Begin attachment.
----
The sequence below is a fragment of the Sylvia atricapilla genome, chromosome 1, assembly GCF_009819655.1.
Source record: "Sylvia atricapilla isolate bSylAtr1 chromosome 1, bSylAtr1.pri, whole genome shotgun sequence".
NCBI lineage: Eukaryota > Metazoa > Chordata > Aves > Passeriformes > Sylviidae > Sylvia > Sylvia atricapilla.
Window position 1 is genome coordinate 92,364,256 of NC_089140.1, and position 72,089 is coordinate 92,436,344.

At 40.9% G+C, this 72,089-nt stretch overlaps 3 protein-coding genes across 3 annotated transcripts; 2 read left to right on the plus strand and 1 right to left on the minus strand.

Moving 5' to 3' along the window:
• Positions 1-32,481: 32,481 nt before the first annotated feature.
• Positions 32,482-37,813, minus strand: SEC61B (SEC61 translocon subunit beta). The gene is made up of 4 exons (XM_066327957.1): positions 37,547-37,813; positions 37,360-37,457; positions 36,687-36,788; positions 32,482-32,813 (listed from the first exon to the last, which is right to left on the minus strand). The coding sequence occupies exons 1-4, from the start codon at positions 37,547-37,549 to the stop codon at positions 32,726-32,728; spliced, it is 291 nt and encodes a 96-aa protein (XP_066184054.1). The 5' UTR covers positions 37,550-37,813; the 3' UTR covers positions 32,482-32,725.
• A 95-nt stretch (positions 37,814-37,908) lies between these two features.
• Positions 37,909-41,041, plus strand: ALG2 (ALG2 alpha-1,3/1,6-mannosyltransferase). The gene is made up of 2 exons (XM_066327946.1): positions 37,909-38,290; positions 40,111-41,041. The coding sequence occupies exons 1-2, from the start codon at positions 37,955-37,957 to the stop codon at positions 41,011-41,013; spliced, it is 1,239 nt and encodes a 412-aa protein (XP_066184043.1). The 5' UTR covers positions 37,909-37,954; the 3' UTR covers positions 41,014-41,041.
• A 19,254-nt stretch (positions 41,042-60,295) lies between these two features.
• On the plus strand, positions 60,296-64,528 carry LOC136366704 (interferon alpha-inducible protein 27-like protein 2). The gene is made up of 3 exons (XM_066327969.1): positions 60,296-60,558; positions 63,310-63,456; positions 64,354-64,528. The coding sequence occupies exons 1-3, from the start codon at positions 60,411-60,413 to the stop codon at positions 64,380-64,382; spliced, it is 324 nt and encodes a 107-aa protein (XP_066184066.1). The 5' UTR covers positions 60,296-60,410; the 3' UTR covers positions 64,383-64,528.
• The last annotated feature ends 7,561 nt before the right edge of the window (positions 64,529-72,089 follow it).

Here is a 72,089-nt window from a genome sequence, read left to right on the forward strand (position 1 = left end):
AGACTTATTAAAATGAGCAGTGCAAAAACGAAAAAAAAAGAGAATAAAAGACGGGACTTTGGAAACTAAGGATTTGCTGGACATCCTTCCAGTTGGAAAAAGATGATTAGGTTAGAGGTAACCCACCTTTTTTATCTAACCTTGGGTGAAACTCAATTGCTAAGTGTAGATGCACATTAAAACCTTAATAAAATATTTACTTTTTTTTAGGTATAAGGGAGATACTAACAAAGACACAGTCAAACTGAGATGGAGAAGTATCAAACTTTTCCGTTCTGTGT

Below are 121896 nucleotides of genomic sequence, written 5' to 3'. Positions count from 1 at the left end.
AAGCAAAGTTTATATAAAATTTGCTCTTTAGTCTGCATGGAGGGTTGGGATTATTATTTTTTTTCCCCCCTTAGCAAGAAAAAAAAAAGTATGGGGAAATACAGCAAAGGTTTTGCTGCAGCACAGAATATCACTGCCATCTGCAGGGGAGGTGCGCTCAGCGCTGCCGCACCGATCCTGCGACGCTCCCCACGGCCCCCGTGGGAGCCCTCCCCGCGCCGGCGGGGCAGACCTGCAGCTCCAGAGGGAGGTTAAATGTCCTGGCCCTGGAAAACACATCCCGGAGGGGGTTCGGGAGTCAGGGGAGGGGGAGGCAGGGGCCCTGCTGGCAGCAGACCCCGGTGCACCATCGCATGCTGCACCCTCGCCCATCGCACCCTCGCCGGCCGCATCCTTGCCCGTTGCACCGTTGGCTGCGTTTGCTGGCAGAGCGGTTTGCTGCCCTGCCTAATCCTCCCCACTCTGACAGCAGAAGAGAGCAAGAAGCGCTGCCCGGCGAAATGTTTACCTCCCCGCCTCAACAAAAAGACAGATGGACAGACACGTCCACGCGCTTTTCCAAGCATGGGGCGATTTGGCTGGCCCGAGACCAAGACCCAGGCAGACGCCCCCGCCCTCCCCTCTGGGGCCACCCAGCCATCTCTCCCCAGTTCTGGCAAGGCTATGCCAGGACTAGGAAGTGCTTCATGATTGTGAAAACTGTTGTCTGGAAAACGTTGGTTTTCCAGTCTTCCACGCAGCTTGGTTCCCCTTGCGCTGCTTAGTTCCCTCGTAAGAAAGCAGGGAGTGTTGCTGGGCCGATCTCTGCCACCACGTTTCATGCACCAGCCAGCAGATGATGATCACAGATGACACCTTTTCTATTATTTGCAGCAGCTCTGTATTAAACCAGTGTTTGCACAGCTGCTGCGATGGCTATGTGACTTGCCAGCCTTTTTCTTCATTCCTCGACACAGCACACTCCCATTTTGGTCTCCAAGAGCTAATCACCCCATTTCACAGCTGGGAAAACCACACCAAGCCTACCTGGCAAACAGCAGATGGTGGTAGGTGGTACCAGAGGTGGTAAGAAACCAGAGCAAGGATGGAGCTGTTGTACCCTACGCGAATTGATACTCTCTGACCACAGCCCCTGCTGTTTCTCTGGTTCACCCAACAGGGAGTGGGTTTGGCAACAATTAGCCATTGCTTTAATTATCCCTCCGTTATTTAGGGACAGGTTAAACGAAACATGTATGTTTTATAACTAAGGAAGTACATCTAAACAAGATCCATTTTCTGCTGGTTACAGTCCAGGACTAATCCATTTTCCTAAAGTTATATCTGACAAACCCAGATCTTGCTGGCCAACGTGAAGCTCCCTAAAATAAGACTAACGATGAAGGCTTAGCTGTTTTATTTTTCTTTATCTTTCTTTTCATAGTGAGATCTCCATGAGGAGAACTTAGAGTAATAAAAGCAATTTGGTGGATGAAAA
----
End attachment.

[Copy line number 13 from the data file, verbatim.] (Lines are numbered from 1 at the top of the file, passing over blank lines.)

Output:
• The last annotated feature ends 7,561 nt before the right edge of the window (positions 64,529-72,089 follow it).